Finally, she also manages to deflate the mannerisms of singing from Madrigals to Modern opera. A hilarious 77 minutes and warmly recommended.
Ian Lace .
BOOK REVIEW: BOULT ON MUSIC Foreword by Vernon Handley and Bernard Shore Published by Toccata Press ISBN 0 907689 03 57 £9.95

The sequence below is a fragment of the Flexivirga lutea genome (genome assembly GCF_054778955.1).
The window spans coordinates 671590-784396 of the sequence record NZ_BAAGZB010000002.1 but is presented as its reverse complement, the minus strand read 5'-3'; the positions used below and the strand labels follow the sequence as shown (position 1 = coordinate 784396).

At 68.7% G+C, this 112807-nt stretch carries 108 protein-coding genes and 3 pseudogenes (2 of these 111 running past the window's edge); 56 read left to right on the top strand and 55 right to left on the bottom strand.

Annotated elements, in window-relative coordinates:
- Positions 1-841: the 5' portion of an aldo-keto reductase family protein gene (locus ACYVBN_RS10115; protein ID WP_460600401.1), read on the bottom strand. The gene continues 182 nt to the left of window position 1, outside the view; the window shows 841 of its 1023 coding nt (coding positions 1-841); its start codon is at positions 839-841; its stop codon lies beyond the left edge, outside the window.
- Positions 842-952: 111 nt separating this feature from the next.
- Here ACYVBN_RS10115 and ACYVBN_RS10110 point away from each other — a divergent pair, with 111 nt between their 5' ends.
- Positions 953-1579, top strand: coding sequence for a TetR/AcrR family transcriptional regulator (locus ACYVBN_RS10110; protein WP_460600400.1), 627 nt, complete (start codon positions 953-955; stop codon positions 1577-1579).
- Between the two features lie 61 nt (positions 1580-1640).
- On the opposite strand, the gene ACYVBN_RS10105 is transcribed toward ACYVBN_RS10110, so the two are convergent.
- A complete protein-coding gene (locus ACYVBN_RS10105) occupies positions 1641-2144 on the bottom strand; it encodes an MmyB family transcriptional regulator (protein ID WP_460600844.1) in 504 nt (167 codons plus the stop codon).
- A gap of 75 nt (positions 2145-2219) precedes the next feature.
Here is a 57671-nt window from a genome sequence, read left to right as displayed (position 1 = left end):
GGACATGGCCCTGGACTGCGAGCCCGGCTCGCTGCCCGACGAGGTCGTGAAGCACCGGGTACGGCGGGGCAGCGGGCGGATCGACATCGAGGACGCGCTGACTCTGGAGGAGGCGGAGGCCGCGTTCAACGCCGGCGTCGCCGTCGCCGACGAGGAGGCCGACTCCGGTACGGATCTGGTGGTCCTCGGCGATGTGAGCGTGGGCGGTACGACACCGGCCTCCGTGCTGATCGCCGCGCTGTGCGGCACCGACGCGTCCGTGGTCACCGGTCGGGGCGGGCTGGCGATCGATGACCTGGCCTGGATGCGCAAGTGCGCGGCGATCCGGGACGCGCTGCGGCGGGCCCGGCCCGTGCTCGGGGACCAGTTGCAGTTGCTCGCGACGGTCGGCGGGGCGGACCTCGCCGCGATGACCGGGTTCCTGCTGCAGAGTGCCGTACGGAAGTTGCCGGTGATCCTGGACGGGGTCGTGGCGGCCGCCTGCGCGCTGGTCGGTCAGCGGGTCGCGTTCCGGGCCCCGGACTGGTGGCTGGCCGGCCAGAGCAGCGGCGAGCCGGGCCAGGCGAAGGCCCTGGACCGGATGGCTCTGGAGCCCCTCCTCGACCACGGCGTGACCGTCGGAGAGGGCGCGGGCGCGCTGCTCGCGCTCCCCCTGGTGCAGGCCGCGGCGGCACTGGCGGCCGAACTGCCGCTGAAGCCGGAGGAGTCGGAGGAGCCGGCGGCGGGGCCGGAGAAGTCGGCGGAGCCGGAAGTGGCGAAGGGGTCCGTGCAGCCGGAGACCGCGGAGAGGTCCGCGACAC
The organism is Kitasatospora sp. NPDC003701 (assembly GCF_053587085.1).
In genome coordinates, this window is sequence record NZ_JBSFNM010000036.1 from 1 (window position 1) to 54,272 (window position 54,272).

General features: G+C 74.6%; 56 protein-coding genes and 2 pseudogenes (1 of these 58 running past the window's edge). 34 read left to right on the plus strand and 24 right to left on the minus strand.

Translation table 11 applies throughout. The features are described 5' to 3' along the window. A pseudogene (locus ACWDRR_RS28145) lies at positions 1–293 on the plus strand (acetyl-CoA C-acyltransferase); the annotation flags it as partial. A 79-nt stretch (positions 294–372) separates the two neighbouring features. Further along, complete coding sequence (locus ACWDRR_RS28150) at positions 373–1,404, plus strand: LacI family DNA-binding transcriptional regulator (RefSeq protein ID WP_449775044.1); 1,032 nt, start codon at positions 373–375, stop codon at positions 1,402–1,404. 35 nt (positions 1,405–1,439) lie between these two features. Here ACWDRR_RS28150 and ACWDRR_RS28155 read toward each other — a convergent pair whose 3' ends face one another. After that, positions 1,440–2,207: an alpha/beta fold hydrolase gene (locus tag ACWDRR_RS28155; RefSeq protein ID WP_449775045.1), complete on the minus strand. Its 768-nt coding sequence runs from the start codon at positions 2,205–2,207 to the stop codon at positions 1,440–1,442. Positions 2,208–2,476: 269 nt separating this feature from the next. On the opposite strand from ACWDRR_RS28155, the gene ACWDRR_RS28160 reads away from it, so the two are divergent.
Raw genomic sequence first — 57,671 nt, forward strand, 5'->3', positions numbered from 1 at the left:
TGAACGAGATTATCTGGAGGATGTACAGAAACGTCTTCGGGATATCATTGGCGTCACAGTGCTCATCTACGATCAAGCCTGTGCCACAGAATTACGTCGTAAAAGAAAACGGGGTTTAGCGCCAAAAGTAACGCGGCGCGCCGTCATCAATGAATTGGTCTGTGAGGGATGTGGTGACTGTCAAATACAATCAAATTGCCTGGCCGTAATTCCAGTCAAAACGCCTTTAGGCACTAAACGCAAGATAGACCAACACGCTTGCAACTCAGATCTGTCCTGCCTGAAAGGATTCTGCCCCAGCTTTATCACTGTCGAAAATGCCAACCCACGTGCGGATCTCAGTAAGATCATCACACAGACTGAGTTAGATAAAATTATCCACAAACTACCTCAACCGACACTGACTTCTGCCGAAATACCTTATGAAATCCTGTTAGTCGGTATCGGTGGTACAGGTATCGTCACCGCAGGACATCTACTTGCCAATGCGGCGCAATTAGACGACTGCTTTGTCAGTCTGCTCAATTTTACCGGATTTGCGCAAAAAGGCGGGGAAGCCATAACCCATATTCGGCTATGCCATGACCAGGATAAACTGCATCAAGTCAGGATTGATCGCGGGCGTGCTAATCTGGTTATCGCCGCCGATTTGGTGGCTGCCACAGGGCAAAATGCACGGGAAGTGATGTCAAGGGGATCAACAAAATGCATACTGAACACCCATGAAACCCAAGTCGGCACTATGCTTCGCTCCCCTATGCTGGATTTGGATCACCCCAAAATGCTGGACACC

Always an extremely modest and highly charismatic figure, Sir Adrian Boult seems to hold that aura of invincibility about him. He was not invincible in a ruthless way, a' la' Karajan, but rather in his own docile and honest to goodness disposition, he was still tantamount to mesmerize anyone who came in contact with him. This fascinating recollection of essays, radio talks, speeches and other narratives shows him at the best of his highly objective literary talents. 'On Conducting' is a marvellous chapter, full of extremely interesting anecdotes and recollections that make one yearn for those far-off days. The association with Elgar is also highly readable with Boult's unashamed adoration of his great mentor poured into every sentence. The associations with Vaughan Williams and Holst are also important testimonies of Boult's spotless and tireless championing of British music in general. However, the conductor speaks with earnest and apparent loyalty about German and other music, so he cannot be class-bracketed into a provincial slob. The sterling work with the BBC orchestra is one of the salient points of the book. In his curiously matter-of-fact way, Boult has us believe that he just did a normal job but the accolades and adventures of his writings reveal the real heroic nature of the actual history of the orchestra. The sincere tributes and haunting radio talks on the death of great musical figures also make for some highly poignant reading, I particularly enjoyed the one on Vaughan Williams written on the day after the composers' death. Boult was a conductor through and through and when he spoke of his rivals or mentors it was always with a great sense of fairness and affection. The Toscanini passage is a constant flow of admiration for that gigantic figure and the accounts of those famous mid-30's BBC rehearsals makes the mouth (and ears!) water, such is their exciting subject. The accounts dedicated to Arthur Nikisch and Bruno Walter are also essential reading, primarily for their incomparable study of technique and the conductors' 'power of suggestion'. Two of the most important and essential parts of the book must be the dissertations dedicated to Elgar's 2nd Symphony and the Schubert 'Great' Symphony. Both were works for which Boult preserved special affection, indeed his recordings of the former work have more than reached cult status. Articles devoted to Vaughan Williams' 'London' Symphony and 'Job' are also indispensable reading to learn and gather knowledge about the enigmatic fundamentals that lie behind their origins. The articles on Bach and Brian are also highly informative as are the numerous small anecdotes and appreciations dedicated to performing artists such as Yehudi Menuhin and Pablo Casals. Boult's debt to Sir Henry Wood is also evident in his sincerely heartfelt appreciation of the Maker of the Proms. Another highlight is the general essay, 'On Music', a profound delivery of a master to all us students. Indeed, one of the finest books in the Musicians on Music series and a tower of strength for the continued revival in Boult's vast and magnificent series of recordings.